Sellers Checklist

There are things you can do to reduce the risk of any nasty surprises or complications when you are thinking of selling your property.


Follow our guide below to help you a long the way to ensure a fast and smooth sale of your property.


Energy Performance Certificates (EPCs)

It is a legal requirement to have a EPC before you market your property to sell or rent. Open House can  arrange for an EPC for you through an accredited energy assessor. An EPC contains information about a property’s energy use and typical energy costs and suggests recommendations about how to reduce energy use and save money.


Planing permission & Building Regulations (if applicable)

  • For works carried out to the property which are are subject to  planning and building regulations gather copies of any certificates or guarantees. These will be requested later as part of the legal process


If you’ve made major changes to your property and can’t produce the relevant paperwork, or haven’t adhered to the building regulations, then a buyer may not even be able to get a mortgage to buy your property.



  • Find long-term warranties covering your property’s timber, damp-proofing, and roof.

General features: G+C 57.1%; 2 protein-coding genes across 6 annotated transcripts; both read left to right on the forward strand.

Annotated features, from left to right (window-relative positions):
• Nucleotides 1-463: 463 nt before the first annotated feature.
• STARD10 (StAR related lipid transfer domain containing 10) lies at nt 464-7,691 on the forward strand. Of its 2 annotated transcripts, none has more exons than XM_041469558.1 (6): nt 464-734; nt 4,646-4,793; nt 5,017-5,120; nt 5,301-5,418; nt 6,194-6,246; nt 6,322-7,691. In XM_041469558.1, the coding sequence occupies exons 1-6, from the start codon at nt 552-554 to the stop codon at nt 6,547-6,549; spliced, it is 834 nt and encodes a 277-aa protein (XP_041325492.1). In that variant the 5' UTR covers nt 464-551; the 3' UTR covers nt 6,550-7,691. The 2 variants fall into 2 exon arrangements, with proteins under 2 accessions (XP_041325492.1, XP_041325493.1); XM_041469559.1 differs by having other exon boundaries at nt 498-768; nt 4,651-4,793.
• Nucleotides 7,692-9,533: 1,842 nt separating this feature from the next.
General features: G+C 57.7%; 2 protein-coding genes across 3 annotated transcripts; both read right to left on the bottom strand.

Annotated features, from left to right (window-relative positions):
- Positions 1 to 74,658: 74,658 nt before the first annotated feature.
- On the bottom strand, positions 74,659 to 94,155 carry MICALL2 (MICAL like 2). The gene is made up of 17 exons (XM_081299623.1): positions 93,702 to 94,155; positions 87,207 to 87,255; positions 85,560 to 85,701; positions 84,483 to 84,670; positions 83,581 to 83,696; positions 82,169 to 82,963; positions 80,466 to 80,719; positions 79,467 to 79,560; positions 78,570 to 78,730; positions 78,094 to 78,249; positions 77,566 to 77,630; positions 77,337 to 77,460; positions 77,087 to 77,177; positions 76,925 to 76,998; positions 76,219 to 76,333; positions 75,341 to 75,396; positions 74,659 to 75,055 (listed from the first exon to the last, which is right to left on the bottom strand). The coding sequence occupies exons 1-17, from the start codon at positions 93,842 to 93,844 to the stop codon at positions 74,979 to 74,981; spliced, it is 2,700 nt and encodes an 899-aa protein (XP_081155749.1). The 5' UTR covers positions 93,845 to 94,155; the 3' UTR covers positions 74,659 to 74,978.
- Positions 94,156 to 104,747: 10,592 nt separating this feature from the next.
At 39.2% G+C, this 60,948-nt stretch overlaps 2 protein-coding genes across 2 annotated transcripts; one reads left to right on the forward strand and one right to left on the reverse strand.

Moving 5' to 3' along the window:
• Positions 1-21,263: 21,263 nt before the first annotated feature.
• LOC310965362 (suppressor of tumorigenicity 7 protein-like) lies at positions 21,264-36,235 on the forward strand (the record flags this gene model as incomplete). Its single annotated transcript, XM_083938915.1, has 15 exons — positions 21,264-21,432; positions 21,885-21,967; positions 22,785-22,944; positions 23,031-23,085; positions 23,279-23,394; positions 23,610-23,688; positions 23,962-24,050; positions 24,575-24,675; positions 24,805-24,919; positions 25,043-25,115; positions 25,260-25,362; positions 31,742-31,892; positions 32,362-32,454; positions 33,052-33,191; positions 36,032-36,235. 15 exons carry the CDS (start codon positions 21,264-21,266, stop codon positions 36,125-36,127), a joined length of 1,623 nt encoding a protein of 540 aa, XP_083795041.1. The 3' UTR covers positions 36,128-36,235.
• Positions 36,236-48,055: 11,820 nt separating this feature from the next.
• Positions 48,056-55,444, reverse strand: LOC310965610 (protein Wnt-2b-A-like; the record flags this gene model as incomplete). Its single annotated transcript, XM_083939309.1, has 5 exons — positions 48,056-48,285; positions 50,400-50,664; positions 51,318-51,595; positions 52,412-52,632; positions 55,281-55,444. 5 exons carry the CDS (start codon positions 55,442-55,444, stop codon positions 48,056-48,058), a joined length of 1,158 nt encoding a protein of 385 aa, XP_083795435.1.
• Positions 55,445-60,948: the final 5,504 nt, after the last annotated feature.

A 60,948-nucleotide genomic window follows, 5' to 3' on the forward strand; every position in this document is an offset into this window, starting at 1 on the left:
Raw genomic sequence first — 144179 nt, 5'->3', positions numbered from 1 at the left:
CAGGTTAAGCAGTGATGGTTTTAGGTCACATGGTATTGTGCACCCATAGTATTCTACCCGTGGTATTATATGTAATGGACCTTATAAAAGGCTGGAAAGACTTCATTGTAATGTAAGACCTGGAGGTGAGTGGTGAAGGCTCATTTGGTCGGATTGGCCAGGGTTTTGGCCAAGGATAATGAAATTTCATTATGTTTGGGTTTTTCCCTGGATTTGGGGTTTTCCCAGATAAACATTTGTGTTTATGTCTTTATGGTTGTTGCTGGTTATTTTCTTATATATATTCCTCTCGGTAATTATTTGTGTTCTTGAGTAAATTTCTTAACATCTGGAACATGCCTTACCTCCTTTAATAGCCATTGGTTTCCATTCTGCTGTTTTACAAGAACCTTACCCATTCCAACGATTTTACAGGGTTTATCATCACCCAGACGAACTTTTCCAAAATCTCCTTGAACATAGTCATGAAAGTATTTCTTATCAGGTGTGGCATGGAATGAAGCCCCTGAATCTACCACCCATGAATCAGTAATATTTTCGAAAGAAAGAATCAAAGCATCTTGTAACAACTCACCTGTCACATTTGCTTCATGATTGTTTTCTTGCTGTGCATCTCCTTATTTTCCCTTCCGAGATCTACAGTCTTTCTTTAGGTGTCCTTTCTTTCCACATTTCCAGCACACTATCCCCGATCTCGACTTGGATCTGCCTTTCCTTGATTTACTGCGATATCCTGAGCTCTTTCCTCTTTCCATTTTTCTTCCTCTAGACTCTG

• Check shorter-term guarantees covering ongoing repairs to your property.
  • File ongoing service agreements for boiler repairs, central heating etc.



  • Get legal advice and inform your solicitor of your intention to sell as early as possible.
  • Instruct your solicitor to apply for your title deeds (this can take up to two weeks)
  • Before you start the process of selling your property, discuss transaction protocol with your solicitor (this ensures buyers have comprehensive information about your property from the outset).
  • Complete any standard forms required.


Managing Agents (if applicable)


  • Ask your managing agents for service charge/ insurance details regarding the property you will be selling.


Leasehold Properties

  • Gather written confirmation of when the lease for the property was granted and how long it is.
  • Locate documents confirming annual ground rent.
  • Collect service charge documents including details of annual amount, percentage share you pay and any accounts from recent years.
  • Make copies of freehold certificates.
Request a Valuation